1. Coming to terms with history – Transition is a time to open a church’s story and write new chapters. The losses associated with transition open up the repository of grief and provide an excellent occasion to process unfinished business or heal old wounds. Failure to do this could leave deposits of unresolved grief (anger, bitterness, apathy, avoidance or undeserved distrust of leaders) that could sabotage the work of the new minister. Part of a congregation’s history is the relationship with previous ministers and the implications this has for the new minister’s chances of success, especially for churches who have had a series of short tenures. Interim ministry helps a church become comfortable in its own skin, shape a new identity apart from their relationship with a minister, or perhaps come to grips with unhealthy pattens that have rendered them ineffective in the past.
  2. Clarifying congregational identity (or church culture) – Identity, or church culture, is the unique personality of a church created by its beliefs, location along the continuum on current issues, history, location, size, leadership, demographics, age groups, and patterns of social interaction. Images for church identity come from a variety of sources such as theological orientation, church size, social location, purpose in ministry, etc. A church’s situation in one of these areas may change, but the church may be slow to adjust to the new reality. For example, the neighborhood around a church may change, or growth may create a shift in member demographics. These factors require forging new identities, but the church may resist needed changes. Identity issues also include congregational orientation toward current topics. While not all churches struggle with issues related to worship assemblies, gender roles, and philosophy of leadership, but many do. It may be helpful to use the interim to achieve greater clarity. A church should avoid being doctrinaire or issue-oriented, but at the same time must convey their orientation with enough clarity to help both them and potential candidates assess fit. One might think that an incoming minister would want to help shape the church’s direction on these issues. It is more likely, however, that the minister would prefer a place where he is already compatible. If a minister candidate perceives significant disagreement among the elders, staff ministers, search committee members or others in the congregation, this is usually unattractive as he considers the prospects of a long-term relationship. For a minister to endure the challenge of moving his entire family into a new situation, he will prefer relative assurance on the eventual outcome of identity issues.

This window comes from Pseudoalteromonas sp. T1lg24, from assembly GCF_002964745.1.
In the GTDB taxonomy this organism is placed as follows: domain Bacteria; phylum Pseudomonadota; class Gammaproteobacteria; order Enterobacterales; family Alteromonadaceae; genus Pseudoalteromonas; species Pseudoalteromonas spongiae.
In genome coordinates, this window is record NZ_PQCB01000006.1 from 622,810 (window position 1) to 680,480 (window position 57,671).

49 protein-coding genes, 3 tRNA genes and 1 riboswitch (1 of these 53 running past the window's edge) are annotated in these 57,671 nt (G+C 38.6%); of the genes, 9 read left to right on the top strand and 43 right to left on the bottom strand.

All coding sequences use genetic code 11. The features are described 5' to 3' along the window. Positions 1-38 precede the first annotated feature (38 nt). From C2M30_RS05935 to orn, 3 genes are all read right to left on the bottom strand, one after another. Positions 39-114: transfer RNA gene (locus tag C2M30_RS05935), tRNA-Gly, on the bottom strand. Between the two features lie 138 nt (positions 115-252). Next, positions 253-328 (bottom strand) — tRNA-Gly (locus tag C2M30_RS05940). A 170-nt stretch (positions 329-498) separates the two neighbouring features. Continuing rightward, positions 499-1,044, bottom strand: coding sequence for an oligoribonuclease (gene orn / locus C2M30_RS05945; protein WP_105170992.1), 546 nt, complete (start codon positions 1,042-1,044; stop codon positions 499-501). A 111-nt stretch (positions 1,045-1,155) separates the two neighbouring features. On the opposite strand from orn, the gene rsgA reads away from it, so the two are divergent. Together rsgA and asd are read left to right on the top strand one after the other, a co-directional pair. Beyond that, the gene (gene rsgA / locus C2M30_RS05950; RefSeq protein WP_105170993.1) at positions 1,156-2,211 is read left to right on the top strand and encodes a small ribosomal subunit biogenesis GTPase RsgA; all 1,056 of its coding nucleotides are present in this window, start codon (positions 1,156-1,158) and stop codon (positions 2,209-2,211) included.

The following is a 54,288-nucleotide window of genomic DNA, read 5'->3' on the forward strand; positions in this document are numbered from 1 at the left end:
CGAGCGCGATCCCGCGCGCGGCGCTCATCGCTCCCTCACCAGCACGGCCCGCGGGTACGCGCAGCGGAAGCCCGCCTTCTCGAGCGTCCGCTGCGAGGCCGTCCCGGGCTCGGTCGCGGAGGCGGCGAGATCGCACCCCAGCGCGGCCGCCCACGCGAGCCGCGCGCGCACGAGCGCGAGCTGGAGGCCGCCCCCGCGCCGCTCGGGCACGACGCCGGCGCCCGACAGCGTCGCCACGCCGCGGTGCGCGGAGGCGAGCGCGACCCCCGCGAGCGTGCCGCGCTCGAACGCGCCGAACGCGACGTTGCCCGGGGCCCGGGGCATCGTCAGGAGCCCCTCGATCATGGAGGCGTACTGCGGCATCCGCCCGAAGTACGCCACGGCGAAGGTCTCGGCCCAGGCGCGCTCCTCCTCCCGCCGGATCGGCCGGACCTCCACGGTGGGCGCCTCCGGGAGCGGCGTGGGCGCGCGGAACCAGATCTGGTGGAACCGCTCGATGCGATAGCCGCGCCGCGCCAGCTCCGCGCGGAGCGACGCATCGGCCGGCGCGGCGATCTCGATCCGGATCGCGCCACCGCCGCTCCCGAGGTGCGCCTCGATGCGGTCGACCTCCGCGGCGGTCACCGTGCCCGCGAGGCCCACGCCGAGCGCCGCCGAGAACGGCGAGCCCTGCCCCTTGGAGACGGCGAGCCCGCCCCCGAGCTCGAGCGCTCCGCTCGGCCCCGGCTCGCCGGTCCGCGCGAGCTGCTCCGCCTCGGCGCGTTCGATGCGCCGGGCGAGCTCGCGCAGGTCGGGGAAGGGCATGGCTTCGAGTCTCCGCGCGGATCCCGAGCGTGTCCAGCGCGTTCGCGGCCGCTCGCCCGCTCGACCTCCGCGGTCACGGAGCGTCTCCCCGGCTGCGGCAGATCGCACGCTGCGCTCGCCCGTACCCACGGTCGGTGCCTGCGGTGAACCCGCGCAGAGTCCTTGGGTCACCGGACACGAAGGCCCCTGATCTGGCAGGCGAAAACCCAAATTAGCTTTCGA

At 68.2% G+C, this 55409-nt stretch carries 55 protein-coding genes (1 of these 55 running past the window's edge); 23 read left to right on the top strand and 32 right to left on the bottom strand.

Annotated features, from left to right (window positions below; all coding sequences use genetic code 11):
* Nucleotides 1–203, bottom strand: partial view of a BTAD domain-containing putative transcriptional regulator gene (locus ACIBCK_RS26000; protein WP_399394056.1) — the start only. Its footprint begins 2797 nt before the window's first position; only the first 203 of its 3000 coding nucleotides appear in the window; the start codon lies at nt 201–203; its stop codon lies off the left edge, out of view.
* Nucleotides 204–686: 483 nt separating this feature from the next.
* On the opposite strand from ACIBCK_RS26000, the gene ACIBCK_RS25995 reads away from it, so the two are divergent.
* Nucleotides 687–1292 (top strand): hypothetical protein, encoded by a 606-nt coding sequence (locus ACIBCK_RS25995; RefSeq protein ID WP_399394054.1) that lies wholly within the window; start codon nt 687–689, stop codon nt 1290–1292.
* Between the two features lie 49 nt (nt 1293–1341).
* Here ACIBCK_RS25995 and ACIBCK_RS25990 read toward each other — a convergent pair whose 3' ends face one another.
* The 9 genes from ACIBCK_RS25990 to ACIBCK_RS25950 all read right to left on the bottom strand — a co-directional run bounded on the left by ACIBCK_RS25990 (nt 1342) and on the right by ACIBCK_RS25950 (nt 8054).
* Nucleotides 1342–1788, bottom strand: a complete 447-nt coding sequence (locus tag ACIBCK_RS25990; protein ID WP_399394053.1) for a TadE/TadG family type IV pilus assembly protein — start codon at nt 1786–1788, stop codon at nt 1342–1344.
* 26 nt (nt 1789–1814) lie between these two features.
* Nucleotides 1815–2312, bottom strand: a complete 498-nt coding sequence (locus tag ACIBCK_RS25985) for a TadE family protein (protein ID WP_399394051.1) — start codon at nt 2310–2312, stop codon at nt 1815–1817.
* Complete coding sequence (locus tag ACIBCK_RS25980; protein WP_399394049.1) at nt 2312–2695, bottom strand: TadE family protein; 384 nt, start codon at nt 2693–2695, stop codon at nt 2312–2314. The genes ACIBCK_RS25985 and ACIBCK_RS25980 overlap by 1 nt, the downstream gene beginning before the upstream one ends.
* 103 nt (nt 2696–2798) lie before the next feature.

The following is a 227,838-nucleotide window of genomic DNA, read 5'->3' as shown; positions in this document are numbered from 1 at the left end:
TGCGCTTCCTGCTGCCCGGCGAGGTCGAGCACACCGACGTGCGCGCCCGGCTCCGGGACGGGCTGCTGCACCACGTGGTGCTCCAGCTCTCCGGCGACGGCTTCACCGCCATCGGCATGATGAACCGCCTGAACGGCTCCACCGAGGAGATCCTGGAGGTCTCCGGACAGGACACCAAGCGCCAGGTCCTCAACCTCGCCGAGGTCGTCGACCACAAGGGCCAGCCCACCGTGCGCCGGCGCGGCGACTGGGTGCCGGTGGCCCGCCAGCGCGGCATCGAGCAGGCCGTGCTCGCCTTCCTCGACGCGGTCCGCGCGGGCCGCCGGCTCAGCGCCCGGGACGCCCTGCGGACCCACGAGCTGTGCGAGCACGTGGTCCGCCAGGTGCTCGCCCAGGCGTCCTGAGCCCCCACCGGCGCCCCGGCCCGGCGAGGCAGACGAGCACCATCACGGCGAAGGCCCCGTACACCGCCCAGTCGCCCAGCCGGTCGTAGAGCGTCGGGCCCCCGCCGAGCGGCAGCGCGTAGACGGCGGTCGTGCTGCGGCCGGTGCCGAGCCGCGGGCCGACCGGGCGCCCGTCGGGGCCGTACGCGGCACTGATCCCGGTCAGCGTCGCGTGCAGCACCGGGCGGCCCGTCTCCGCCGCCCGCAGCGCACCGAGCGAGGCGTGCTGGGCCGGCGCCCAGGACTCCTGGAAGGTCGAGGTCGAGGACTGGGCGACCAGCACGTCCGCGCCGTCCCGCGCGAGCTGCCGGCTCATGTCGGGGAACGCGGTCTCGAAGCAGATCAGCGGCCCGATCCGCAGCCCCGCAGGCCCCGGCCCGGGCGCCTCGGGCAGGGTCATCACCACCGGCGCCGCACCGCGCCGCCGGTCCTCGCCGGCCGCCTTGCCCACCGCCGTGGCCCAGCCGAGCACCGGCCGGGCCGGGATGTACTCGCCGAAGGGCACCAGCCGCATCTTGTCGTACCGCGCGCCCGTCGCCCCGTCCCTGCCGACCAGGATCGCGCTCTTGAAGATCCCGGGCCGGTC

3. Allowing needed leadership change – Transitions often signal the need for some stirring among the leadership team or teams. Previous alignments with the departing minister may now be adjusted in anticipation of a new minister. New leaders may also emerge. Within Churches of Christ, there are a number of current issues about leadership functioning. These include: tendency toward collaborative leadership styles, cultural de-emphasis on positional leadership, team organization around administration and shepherding according to gifts, trend toward multiple staff, assigning significant administrative power to deacons, and the role of the preaching minister with staff (lead minister? lead catalyst?). These issues often demand attention during the anxious period after a minister’s departure. They are also intensified when considering how to navigate size transitions and eliminate growth barriers.